DC Circuit: December 2011 Archives
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December 2011 Archives

Home Builders Association Lacks Standing to Challenge EPA

Two stretches of Arizona's Santa Cruz River are still legally "navigable" much to the chagrin of a home builders agency after the D.C. Circuit Court of Appeals ruled in favor of the Environmental Protection Agency.

The National Association of Home Builders and its two Arizona affiliates had tried to challenge the EPA's recent designation of the two river sections. The designation is important to home builders because streams that are legally navigable fall under the federal Clean Water Act, which imposes restrictions on any discharges into water that leads to those streams.

D.C. Circuit Upholds Lawyer's Lifetime SEC Ban

There are many milestones in an attorney’s career that he or she can proudly brag about. Being the first attorney ever to receive a lifetime ban by the Securities and Exchange Commission because of ethical violations is surely not one of them.

Commercial litigator Steven Altman hasn’t tried to get the acknowledgement off his record without effort, however. But the D.C. Circuit Court of Appeals hampered his efforts to overturn the ban after it denied his request to review the agency’s decision on Friday.

“The Commission was entitled to rely on Altman’s knowledge of and duty to conform to the New York Bar disciplinary rules,” Judge Rogers wrote on behalf of the three-judge panel.

No Protection for Trojan Condom Maker From FTC Probe

In the eyes of the law, size does matter.

The D.C. Circuit Court of Appeals ruled in favor of the Federal Trade Commission on Tuesday, holding that the agency's subpoena and civil investigative demands of Trojan brand condom maker Church & Dwight Co. were appropriate.

The large subpoena suit is part of a long-running dispute with federal trade regulators regarding the company's possible monopolistic tactics in the condom market.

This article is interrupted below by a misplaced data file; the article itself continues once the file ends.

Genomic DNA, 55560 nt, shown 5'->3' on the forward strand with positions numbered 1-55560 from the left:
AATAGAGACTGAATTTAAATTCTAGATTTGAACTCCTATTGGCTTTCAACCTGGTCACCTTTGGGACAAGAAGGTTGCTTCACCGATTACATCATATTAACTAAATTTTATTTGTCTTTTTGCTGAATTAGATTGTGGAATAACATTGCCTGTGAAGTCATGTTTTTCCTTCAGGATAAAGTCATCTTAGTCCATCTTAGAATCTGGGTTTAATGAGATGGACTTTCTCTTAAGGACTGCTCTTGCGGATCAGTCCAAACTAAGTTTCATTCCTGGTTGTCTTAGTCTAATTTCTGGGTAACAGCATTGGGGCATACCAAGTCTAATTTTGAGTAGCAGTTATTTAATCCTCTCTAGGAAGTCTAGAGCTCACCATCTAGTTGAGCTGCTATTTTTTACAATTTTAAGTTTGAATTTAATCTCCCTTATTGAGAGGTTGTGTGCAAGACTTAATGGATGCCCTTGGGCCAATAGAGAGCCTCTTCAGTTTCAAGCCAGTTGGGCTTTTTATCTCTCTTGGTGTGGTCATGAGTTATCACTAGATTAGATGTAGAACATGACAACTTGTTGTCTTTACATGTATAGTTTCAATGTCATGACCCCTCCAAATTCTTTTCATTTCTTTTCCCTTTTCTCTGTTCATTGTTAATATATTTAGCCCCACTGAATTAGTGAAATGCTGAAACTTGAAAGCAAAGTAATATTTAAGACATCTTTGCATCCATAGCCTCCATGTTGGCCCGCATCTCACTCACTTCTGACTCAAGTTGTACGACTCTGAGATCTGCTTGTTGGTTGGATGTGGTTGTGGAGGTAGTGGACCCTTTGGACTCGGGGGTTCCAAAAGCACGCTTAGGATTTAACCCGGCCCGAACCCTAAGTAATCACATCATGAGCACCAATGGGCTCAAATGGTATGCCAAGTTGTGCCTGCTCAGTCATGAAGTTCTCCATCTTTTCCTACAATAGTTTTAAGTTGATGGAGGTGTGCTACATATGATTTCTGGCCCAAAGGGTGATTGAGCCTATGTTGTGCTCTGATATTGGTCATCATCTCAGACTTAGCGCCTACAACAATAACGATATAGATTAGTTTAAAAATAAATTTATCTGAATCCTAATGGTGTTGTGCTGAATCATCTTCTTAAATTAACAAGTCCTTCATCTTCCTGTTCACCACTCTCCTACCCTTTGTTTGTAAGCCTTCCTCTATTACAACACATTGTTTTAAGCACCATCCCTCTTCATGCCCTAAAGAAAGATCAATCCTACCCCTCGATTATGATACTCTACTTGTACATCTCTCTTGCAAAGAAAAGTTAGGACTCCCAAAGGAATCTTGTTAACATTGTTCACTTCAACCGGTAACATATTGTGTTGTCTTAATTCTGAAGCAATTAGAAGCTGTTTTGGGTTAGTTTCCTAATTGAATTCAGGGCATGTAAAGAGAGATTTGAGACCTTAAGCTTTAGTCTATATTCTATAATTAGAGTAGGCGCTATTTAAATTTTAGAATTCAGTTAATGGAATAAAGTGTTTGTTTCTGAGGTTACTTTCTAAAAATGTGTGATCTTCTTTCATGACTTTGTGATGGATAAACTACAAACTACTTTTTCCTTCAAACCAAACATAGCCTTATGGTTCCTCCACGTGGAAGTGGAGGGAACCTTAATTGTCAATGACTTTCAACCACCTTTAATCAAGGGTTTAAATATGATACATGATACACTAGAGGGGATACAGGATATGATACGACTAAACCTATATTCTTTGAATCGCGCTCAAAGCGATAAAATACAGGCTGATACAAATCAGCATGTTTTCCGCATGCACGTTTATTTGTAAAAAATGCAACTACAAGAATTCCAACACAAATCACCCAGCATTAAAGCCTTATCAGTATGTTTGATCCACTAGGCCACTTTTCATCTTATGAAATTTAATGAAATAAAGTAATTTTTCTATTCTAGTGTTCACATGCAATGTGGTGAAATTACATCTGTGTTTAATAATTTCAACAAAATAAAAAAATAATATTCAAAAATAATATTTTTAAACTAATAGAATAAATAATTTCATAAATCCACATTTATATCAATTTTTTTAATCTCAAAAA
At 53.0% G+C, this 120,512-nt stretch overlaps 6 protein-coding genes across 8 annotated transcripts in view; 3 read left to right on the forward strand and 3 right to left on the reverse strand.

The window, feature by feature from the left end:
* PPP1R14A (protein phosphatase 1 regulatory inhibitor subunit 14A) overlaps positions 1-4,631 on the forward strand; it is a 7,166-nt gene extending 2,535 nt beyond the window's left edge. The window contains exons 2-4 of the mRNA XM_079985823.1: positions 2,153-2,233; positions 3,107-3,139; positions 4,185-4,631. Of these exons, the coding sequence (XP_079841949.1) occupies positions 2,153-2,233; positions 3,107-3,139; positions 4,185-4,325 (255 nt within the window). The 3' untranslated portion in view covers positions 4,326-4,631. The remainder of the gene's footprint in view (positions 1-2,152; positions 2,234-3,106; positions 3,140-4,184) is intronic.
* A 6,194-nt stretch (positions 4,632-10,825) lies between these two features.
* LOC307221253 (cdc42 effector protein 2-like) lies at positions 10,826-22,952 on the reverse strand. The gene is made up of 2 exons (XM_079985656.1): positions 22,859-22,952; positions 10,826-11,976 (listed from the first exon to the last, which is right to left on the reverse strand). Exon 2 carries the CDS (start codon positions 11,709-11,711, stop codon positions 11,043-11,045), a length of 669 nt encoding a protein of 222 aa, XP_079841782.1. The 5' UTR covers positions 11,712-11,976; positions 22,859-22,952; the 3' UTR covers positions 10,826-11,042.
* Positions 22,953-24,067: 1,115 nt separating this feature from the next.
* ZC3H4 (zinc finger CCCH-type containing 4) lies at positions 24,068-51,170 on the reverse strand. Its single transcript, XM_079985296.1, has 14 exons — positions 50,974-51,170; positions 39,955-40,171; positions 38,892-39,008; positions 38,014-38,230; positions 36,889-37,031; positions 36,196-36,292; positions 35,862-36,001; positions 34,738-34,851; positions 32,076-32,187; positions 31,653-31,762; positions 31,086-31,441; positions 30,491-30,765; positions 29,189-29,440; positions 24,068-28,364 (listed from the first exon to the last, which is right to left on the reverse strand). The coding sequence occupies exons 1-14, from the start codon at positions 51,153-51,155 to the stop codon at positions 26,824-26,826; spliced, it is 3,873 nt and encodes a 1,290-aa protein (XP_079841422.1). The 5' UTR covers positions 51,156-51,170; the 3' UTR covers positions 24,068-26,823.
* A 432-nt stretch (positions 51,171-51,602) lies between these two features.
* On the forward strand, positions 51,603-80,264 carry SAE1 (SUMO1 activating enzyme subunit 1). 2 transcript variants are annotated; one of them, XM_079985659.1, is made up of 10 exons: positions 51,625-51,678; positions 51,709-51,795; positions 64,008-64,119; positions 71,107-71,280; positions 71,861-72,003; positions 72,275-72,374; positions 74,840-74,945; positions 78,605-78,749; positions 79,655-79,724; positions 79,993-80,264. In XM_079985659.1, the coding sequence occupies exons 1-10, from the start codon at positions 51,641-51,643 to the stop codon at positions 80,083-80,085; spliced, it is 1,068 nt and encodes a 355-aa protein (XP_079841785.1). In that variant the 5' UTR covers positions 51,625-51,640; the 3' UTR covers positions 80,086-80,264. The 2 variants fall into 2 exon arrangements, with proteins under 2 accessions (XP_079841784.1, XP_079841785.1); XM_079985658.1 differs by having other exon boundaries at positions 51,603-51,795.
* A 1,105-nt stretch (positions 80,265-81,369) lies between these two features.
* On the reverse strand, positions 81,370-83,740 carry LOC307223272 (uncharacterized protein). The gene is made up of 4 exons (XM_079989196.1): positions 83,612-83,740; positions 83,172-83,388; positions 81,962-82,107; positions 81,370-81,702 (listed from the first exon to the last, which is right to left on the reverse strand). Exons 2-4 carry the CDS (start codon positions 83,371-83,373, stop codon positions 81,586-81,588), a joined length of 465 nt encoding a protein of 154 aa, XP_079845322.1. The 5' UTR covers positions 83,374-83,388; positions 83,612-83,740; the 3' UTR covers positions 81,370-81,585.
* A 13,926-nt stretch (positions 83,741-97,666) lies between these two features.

The company argued that the scope of the FTC probe was just too broad.

Case of Contempt: Ted Stevens Prosecutors Held in Civil Contempt

The D.C. Circuit Court of Appeals had an uncharacteristically busy day last week, releasing eleven opinions on Friday. Out of the many interesting holdings from the day's bounty comes the appeal of civil contempt findings against the two Department of Justice (DOJ) attorneys involved in the late Sen. Ted Stevens' prosecution.

The two attorneys, William M. Welch and Brenda K. Morris, were held in civil contempt by U.S. District Judge Emmet Sullivan for violating a court order to turn over documents to Stevens' defense team.

Now, what kind of contempt they were held in became the issue, and the case became a primer in the difference between civil and criminal contempt.

District of Columbia Wins One Battle in Special Education War

In the ongoing war between parents of special education students and the District of Columbia, the District won a significant battle on Friday.

Reversing a ruling by a lower court judge, a three-judge panel of the D.C. Circuit Court of Appeals held that an injunction placed against the District for failing to pay special education services on time should be given another look.

Judicial Nominee Caitlin Halligan Blocked by Republicans

The judicial nomination of Caitlin Halligan for the D.C. Circuit Court of Appeals was blocked by Senate Republicans on Tuesday, reports the Associated Press.

On one side of the aisle, Democrats praised Halligan's outstanding qualifications for the seat left vacant by Chief Justice John Roberts. Halligan, a graduate of the Georgetown University Law Center, was a clerk for D.C. Circuit of Appeals Judge Patricia M. Wald and Supreme Court Justice Stephen Breyer. After her prestigious clerkships, she worked both in the private sector (most recently as a partner at Weil, Gotshal & Manges) and the public sector (she currently serves as general counsel in the Manhattan district attorney's office).

DC Circuit Affirms First-to-File under Federal False Claims Act

Under the federal False Claims Act, a person who is not affiliated with the government can file a claim against a federal contractor, asserting fraud against the government. The law allows the filer to receive a share of recovered damages, but it's generally governed by a first-to-file limitation.

The D.C. Circuit Court of Appeals offered clarification regarding the first-to-file requirement in November, holding that, in the case of duplicative False Claims Act complaints, the earlier-filed complaint does not have to meet the heightened fraud or mistake pleading standards of Federal Rule of Civil Procedure 9(b) to allege facts sufficient to prompt a government investigation, and bar later-filed complaints on the same facts.

DC Circuit Court of Appeals Adopts Amended Circuit Rule 35

The D.C. Circuit Court of Appeals issued a final notice this week announcing the adoption of amendments to Circuit Rule 35. The amendments will become effective on December 1, 2011.

The amendments affect the time limits for filing a petition for panel or en banc rehearing to conform to Federal Rule of Appellate Procedure 40.

In compliance with the D.C. Circuit's local rules, the court published the proposed amendment for public comment in September. No comments were received.